Diner morning news: Bolts need a big back

QUOTE: “It is a rough road that leads to the heights of greatness.” -- Seneca the Younger

Chargers and running backs

Chris Mortensen of ESPN is reporting that the Chargers are looking to move corner Antonio Cromartie for a running back or a draft pick -- or anything. The reality is that Cromartie has not played well in two years and has disappointed the Chargers. Because of that, the team won’t be offering him a long-term deal, so it would be prudent to try and trade him now before he becomes a total free agent. On the surface, the idea of a trade makes sense because the Chargers need a back -- which is going to then make it hard for LaDainian Tomlinson to gain employment elsewhere. But enough of LT. We’ve covered that issue. Let’s stay focused on the Chargers.

The Chargers need a back, and they want a big one who can carry the load down after down. In the Norv Turner offense, they need a back who can make teams fear the run, defend the run and open the play-action pass package. What made the Chargers’ downfield passing game so remarkable last year was that they were able to do it without any kind of running game and still got teams to defend the play action. With a bigger full-time back, they would be able to expand their offense and reduce the burden on their passing game.

Last year, the Chargers had only 155 runs of four yards or more, which placed them 28th in the NFL. (By the way, the worst team was the 49ers, who only had 136 such runs — so much for establishing the run as the foundation of your offense.) So without the ability to run the ball and get the down and distance in their favor, the Chargers were still able to move the ball well via the air. But they need a back and they know it -- and all of the NFL knows it as well.

Can they survive with Cromartie? Yes, they sure can. Since Cromartie had his 10-interception Pro Bowl season in 2007, he hasn’t been very effective. He has just five interceptions the past two years, has not been a force in the run game and has been very average in coverage. Based on a tape evaluation of Cromartie, it’s hard to justify paying him in the upper echelon of corners in the league, something he or his agent will not want to hear. Cromartie wants to be paid for those 10 picks and couldn’t care less that teams don’t view him as a shutdown corner.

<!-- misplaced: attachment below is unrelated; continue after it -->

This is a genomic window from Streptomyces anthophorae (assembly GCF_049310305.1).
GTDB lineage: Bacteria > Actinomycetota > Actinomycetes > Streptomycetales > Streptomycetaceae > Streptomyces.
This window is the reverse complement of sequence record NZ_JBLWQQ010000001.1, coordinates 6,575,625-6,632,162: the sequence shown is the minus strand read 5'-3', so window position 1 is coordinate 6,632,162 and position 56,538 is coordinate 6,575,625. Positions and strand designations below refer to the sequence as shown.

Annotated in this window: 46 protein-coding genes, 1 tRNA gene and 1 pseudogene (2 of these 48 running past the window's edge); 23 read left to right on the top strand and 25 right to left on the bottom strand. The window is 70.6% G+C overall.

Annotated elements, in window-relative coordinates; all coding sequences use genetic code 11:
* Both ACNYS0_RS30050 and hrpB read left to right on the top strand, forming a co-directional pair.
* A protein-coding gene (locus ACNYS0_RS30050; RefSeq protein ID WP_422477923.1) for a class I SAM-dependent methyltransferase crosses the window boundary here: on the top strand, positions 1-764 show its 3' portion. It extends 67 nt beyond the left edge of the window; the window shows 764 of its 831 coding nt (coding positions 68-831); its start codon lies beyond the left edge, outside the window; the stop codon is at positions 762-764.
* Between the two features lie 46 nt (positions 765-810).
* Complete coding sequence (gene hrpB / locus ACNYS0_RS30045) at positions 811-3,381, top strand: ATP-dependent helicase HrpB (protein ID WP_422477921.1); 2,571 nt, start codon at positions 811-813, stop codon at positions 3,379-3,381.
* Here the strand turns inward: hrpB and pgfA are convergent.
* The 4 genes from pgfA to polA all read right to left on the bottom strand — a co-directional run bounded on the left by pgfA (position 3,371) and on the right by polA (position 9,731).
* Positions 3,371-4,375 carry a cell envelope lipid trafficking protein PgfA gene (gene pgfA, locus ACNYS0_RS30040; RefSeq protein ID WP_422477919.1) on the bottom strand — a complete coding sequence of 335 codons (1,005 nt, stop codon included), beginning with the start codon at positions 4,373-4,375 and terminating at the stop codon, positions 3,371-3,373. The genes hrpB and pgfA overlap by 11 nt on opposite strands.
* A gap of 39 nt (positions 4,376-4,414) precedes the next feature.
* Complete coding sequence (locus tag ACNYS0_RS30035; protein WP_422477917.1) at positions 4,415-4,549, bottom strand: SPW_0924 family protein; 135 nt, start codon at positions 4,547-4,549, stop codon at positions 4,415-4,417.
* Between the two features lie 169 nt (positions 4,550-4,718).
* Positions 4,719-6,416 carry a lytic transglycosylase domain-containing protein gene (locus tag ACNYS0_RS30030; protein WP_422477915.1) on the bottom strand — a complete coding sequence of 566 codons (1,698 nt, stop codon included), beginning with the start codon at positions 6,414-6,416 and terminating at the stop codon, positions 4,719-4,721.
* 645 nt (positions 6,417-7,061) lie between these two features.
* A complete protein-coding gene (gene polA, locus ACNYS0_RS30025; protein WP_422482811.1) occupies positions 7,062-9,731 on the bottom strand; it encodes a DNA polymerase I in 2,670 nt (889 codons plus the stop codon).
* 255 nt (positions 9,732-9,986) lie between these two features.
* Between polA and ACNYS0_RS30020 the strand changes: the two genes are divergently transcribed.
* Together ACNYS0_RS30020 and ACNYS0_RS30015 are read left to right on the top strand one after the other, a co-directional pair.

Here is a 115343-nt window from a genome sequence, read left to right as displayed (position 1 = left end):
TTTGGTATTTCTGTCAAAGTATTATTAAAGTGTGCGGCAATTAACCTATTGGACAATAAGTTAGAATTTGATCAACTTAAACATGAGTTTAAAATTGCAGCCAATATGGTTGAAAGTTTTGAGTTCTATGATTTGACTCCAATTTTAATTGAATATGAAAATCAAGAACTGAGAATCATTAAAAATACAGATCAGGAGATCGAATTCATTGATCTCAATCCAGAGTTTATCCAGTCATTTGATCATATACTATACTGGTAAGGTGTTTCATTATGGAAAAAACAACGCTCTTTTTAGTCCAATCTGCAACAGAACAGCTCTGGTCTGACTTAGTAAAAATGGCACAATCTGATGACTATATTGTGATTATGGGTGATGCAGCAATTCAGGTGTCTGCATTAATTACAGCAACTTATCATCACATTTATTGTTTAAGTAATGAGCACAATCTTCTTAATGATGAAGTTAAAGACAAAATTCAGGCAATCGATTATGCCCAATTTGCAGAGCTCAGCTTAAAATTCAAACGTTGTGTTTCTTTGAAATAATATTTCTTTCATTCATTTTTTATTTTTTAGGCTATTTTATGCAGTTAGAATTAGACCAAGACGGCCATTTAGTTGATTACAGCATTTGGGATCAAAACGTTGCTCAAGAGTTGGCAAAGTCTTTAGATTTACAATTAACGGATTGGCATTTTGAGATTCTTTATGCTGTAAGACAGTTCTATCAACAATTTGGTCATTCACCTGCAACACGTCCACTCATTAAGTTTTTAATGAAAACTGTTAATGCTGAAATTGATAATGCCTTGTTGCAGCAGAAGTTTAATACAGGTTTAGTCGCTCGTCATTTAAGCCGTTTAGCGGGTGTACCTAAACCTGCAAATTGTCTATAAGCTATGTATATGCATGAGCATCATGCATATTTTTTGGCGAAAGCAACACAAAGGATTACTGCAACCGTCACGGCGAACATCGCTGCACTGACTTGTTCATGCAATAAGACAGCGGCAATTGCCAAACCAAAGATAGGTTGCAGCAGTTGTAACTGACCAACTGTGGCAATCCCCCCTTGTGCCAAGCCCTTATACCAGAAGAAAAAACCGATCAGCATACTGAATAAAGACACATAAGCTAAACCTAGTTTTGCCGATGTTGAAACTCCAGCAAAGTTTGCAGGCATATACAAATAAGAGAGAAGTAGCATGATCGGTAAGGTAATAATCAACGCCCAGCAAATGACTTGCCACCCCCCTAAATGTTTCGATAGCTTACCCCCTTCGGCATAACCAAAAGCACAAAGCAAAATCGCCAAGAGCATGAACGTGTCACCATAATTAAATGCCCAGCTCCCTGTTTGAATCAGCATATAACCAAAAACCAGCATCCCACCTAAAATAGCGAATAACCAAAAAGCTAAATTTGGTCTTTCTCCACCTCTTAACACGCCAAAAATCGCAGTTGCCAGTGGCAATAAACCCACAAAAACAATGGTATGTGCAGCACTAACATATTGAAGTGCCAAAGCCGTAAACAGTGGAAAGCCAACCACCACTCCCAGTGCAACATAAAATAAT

As poorly as he has played, however, he’s still worth more than running back Marion Barber of the Cowboys. Barber looks closer to being done as a full-time player than he does to resurrecting his career. As the Chargers have learned with Tomlinson, once a back starts to fade, he never gets it back.

One thing’s for sure, this offseason is going to be filled with trades and trade rumors.

Raiders sign Seabass

No one should be surprised to see the Raiders give kicker Sebastian Janikowski the same deal they gave punter Shane Lechler last year. Now, I know that a punter and a kicker are different and logically should be valued differently come contract time, but at the Hotel, logic does not always prevail. Once Lechler got the biggest deal in the history of punter deals, Janikowski knew his time was coming. He shouldn’t pay his agent a commission, he should give Lechler’s agent the fee — he carried the deal.

Once the Raiders tag defensive end Richard Seymour as their franchise player, it will put their committed cash number fairly high. This will limit their actions in free agency, which might be a good thing since free agency hasn’t been good to the Raiders. From Javon Walker to DeAngelo Hall, the Raiders have overspent and failed to deliver, so their inactivity in free agency might be a good thing. They have to fix their offensive line at some point, but the draft might be the only place to address this need.

The Raiders’ success next season depends largely on who’s allowed to play quarterback. But that story is for another time….

Follow me on Twitter: michaelombardi

For a look at 10 of the top UFA's in the NFC, check out this article from Bleacher Report.

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